Frequently Asked Questions
Q We show movies, TV, and other audiovisual content that we have purchased on DVD or Blu-Ray, downloaded or streamed through an online streaming service subscription, or via broadcast, cable or satellite TV. Do we still need a license to view or show it in public?
A Yes. The location requires a license regardless of who owns the content. While you rent, borrow, purchase, stream or broadcast audiovisual content, you are only granted the right to view it for personal, private use, not to perform it in public.
Q Our library already has a public performance license covering major Hollywood studios. Why do we need the Umbrella License?
A Multiple licenses are needed to ensure broad coverage for a variety of rights holders and protect against copyright infringement. Under the Umbrella License you’ll find more than 1,000 rights holders, including children’s, independent, television, special interest, international, and Spanish language producers.
Q We are a nonprofit organization. Do we still need a public performance license?
A Yes. The U.S. Copyright Act applies equally to nonprofit and for-profit organizations.
Q Does the Umbrella License cover outdoor exhibitions at the library?
A Yes. The Umbrella License may be used for unlimited indoor or outdoor exhibitions at your library. Please note that any outdoor performances should be limited to patrons and staff only.
Q How do I determine if a specific title is covered under the Umbrella License?
A If you wish to look up a specific title, there are different online sources, such as the Internet Movie Database website at IMDb.com. Please note that these sources are not always up to date. If using IMDb.com, search for the title you want to screen and click on your selection. On a mobile device, scroll to the bottom of the page and click “view full site.” Then scroll down to the “company credits” section of the page. Click on “see more.” On the company credits page review the “distributors” (for movies) and “production companies” (for TV). If the distributor (for movies) or production company (for TV) is listed on the Umbrella License rights holder list, then the title is probably covered.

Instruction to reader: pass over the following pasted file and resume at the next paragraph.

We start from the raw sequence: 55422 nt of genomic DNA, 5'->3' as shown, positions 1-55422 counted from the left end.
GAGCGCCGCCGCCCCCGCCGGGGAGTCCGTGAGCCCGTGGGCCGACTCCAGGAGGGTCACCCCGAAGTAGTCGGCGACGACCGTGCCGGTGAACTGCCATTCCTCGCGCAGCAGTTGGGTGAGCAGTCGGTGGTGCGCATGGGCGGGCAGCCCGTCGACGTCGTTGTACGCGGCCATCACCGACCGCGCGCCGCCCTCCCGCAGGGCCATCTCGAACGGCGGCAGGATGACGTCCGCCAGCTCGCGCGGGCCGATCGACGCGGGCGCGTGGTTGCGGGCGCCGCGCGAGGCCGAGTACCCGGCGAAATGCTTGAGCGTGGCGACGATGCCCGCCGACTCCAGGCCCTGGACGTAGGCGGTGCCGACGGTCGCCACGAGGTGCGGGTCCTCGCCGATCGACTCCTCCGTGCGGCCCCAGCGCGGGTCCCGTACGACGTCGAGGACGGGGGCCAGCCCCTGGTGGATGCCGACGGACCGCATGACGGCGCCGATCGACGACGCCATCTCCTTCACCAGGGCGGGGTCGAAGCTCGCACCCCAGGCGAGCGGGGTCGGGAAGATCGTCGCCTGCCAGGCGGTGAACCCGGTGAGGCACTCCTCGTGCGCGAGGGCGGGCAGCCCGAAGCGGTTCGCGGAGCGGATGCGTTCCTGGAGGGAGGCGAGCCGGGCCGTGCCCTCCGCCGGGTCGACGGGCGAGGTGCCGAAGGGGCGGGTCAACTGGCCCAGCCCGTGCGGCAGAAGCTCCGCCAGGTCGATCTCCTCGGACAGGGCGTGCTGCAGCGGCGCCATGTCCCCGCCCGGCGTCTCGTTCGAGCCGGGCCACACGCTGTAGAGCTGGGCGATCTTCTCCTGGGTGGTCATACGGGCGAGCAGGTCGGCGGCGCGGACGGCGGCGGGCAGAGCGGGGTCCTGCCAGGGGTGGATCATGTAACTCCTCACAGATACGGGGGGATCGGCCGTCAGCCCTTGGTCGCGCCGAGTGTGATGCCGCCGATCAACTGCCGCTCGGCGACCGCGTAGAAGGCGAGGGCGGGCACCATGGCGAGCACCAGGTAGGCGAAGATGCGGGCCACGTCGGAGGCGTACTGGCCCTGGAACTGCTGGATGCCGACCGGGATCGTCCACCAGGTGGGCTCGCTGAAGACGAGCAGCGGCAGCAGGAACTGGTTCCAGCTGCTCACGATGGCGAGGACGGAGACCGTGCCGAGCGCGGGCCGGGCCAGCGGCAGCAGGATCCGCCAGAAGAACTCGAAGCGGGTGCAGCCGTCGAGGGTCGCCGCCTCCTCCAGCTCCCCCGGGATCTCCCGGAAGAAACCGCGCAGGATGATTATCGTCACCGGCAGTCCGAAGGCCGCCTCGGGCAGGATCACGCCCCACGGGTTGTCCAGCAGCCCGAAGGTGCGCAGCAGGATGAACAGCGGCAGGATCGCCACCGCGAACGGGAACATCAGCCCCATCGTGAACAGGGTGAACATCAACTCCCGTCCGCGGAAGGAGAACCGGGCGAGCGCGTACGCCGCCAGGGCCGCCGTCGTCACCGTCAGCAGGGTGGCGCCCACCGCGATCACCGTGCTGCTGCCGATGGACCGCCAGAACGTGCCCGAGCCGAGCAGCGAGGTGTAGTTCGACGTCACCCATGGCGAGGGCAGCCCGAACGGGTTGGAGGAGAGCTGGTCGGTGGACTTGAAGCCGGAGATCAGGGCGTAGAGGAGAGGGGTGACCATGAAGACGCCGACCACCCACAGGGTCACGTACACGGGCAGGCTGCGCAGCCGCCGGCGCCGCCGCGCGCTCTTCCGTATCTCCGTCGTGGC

Q How much does the Umbrella License for public libraries cost?
A Pricing for public libraries is based on the population of your library’s service area. It is the population of the area that your library serves. Service area population may indicate the population of the city, county, and/or surrounding areas. If your library has multiple locations, use the service area population of each individual location to calculate the license fee for each location. Please note that service area population is different than library cardholders.
Q I already have a cable or satellite business package. Do I also need an Umbrella License?
A Yes. While cable and satellite business packages include public performance rights for some content (e.g., for live sports), the packages do not include public performance rights for all the content available in the package. The Umbrella License gives you the most coverage commercially available to fill the remaining gaps, thus protecting you from claims not covered by the rights included in a business package.
Q We do not charge admission to show the content. Do we still need a license?
A Yes. A license is required regardless of whether an admission fee is charged. In fact, the Umbrella License only covers situations where admission is not charged.
Q We rent out our facility to other groups. Can we be liable for copyright infringement?
A Yes. You may be held contributorily or vicariously liable for the copyright infringement if you have a financial interest in the activity and/or make your facility available for a public performance.
Q What are the guidelines for promoting exhibitions under the Umbrella License?
A You may promote exhibitions inside your facility, for example, on flyers inside the building or through direct correspondence such as an email or letter. When promoting exhibitions in this manner, you may include the title, character names or rights holder name. When promoting exhibitions to the general public, limitations apply. For example, if you promote exhibitions on a website, on a social media account, or via any publicly accessible means (e.g. newspapers, billboards), you cannot use the title, character names, or rights holder name. However, it is OK to provide this information in response to a call, text, or email.
Q Does MPLC provide a one-time license option for public libraries?
A No. The Umbrella License is an annual license that allows for unlimited exhibitions at your library. Generally speaking, annual licensing represents the best value available and ensures year-round copyright compliance and peace of mind.
Q We want to license all the libraries in our system. What is the next step?
If you have any further questions, please don’t hesitate to contact us.